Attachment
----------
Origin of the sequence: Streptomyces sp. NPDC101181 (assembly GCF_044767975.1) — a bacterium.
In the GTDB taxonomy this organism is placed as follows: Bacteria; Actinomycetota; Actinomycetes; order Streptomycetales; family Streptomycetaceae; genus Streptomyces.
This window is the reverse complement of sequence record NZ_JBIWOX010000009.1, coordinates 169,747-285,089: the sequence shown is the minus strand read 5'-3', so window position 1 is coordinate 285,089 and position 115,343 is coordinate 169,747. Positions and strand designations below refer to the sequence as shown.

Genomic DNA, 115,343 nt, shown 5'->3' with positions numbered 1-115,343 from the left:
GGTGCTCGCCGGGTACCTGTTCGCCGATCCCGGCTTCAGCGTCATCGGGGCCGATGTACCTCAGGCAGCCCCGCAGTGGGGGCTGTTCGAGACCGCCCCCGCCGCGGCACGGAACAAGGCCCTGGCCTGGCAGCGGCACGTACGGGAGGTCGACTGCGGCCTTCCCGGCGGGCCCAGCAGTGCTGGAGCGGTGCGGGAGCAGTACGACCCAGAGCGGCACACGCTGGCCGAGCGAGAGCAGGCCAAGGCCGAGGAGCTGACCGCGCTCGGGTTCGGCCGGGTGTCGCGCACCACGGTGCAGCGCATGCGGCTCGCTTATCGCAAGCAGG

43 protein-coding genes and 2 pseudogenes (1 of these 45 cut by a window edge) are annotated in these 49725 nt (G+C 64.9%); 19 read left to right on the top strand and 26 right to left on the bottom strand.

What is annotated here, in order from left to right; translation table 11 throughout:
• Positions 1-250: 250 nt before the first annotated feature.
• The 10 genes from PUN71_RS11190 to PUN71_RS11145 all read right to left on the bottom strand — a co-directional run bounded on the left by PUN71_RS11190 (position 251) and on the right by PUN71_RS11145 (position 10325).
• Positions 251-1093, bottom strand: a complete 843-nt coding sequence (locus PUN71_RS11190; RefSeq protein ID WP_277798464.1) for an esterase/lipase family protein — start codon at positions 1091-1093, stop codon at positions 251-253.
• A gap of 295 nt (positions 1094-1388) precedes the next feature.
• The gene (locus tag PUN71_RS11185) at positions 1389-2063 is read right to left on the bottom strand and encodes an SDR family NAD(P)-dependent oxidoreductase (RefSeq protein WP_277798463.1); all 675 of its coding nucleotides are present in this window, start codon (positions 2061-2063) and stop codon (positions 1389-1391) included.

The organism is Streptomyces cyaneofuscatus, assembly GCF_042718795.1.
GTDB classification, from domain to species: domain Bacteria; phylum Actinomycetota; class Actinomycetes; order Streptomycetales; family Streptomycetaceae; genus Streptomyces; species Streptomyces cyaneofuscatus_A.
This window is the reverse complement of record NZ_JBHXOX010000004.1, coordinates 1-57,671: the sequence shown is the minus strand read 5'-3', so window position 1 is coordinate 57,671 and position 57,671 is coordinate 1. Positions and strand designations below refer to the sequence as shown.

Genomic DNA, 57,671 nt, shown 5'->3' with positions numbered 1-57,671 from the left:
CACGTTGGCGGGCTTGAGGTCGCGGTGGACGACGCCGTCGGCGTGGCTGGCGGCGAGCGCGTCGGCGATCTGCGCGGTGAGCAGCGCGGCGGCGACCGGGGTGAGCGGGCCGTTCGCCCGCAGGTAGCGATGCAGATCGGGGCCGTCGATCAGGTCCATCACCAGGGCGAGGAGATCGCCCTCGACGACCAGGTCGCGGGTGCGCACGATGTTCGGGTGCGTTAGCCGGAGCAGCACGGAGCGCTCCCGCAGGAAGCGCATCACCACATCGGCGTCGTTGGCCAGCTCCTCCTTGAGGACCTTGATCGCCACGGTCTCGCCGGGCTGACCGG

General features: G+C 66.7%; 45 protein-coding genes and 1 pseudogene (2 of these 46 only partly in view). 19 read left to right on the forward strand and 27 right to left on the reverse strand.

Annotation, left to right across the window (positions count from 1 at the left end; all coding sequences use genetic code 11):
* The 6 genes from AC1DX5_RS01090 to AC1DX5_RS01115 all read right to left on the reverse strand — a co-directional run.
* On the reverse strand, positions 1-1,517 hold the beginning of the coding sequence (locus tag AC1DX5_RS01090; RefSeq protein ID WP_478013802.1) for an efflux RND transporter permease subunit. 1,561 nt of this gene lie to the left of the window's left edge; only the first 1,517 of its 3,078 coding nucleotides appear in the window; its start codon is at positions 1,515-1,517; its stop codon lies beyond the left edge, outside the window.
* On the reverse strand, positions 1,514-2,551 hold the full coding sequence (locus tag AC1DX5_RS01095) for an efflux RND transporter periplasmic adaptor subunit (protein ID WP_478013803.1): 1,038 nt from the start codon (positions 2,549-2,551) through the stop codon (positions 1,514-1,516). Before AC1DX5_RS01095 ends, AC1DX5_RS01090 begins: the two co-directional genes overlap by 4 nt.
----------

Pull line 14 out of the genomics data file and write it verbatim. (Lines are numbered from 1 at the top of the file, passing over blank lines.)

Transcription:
GTDB classification, from domain to species: domain Bacteria; phylum Actinomycetota; class Actinomycetes; order Streptomycetales; family Streptomycetaceae; genus Streptomyces; species Streptomyces cyaneofuscatus_A.